6. I am heartened to find that many of you have reached a similar conclusion. Not about wearing heels, but about the importance of innovation to achieve business success.In the Singapore Chinese Chamber of Commerce and Industry’s (SCCCI) 2018 Business Survey, more than a third of the surveyed companies considered innovation an important strategy to manage their business challenges. Almost 95% of the surveyed companies were SMEs. The Emerging Enterprise Award rightly recognises the value of innovation, with a special category for “best innovation”.

     

  7. Many of the Award finalists have developed interesting and innovative offerings. I will not be able to describe them all, but would like to touch on two examples.

     

    1. By now, we should all be familiar with the Health Promotion Board’s (HPB) campaign against diabetes. I hope that some of the iconic ads like “Kungfu Fighter, Hidden Sugar” have caught your attention. Responding to this call to action, Alchemy Foodtech came up with 5ibrePlusTM (pronounced as “Fibre Plus”), a foodtech solution that lowers the Glycaemic Index (GI) of refined carbohydrates without significantly changing the taste, texture and colour of the food. This offers an alternative approach to blood sugar management. By developing a novel product that can help address health concerns, Alchemy Foodtech has successfully carved out a niche for themselves.During the recent F1 race, I invited Alan and Verleen from Alchemy Foodtech to feature their products at the Temasek Suite.The guests who tried their bread made with 5ibrePlus said it tasted like delicious normal bread.That was the best compliment for Alan, Verleen and their team.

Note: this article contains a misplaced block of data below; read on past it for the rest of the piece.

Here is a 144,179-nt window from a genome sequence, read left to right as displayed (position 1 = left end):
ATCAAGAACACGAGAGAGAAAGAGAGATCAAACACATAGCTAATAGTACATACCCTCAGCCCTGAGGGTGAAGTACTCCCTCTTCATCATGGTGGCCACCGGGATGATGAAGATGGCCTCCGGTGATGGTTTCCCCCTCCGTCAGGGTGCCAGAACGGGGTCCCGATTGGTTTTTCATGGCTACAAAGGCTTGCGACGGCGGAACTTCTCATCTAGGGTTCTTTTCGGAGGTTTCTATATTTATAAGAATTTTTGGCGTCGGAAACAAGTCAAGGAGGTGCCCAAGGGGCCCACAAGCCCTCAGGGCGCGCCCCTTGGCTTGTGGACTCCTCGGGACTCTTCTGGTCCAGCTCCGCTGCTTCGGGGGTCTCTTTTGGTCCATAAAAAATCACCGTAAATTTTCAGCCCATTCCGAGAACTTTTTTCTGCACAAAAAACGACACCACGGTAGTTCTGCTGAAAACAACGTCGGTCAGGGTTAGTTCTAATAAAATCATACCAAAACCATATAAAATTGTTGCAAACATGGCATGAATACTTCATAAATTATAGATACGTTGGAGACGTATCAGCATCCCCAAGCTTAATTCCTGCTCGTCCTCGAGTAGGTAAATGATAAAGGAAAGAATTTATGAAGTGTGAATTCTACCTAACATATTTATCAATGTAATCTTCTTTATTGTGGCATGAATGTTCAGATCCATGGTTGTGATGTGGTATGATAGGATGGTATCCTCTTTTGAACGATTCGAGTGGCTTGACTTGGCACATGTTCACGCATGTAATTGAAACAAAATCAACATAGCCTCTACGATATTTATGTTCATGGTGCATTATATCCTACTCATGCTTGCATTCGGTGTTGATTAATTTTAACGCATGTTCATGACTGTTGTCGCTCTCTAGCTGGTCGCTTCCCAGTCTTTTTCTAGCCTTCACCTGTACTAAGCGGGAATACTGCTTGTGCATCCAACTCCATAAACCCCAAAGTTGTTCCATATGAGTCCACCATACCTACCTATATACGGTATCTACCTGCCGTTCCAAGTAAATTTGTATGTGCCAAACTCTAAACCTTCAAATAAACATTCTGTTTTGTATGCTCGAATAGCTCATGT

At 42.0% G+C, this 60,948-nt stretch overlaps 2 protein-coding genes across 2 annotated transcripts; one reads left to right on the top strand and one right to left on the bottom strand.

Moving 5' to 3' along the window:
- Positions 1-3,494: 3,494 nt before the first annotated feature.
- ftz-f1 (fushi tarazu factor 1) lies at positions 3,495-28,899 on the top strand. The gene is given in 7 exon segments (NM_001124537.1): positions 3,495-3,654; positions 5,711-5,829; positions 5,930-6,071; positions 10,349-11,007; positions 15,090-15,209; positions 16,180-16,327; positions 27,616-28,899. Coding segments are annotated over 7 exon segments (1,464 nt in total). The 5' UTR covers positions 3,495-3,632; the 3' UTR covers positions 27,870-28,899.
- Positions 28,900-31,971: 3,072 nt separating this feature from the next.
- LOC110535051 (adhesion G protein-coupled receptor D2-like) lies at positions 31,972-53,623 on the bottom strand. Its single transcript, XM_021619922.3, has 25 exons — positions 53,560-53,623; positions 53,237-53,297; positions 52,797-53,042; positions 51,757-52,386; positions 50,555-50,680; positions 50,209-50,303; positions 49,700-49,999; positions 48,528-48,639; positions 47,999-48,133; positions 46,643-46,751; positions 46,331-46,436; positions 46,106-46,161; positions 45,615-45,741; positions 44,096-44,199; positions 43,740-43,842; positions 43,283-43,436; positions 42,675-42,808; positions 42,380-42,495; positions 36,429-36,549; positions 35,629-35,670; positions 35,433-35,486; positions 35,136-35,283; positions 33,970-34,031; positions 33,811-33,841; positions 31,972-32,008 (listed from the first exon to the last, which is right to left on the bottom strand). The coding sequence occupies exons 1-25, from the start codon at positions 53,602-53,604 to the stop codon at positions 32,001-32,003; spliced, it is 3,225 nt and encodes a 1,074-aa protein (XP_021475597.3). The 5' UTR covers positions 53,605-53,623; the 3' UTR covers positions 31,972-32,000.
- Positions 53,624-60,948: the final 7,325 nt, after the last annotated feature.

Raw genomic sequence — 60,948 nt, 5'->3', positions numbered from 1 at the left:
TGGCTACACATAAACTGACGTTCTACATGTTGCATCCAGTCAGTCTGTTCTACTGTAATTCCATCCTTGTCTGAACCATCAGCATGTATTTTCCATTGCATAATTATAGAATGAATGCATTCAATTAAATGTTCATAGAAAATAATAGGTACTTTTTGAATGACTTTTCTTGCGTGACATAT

2. While Third Wave Power (TWP) is in a different industry, it has similarly developed a commercially viable solution that can also improve the welfare of its users. Its portable renewable power solutions are not only used in field work and emergency back-up situations, but have also brought power to under-electrified households. Earlier, they just shared with me that they have just reached more than 1 million users. To make sure that its solar solutions are accessible for low-income users, TWP worked with micro-financing institutions to provide consumers with micro-credit to pay for the solar products in instalments. They are really thinking about the welfare of their customers and that is indeed the way to have more customers.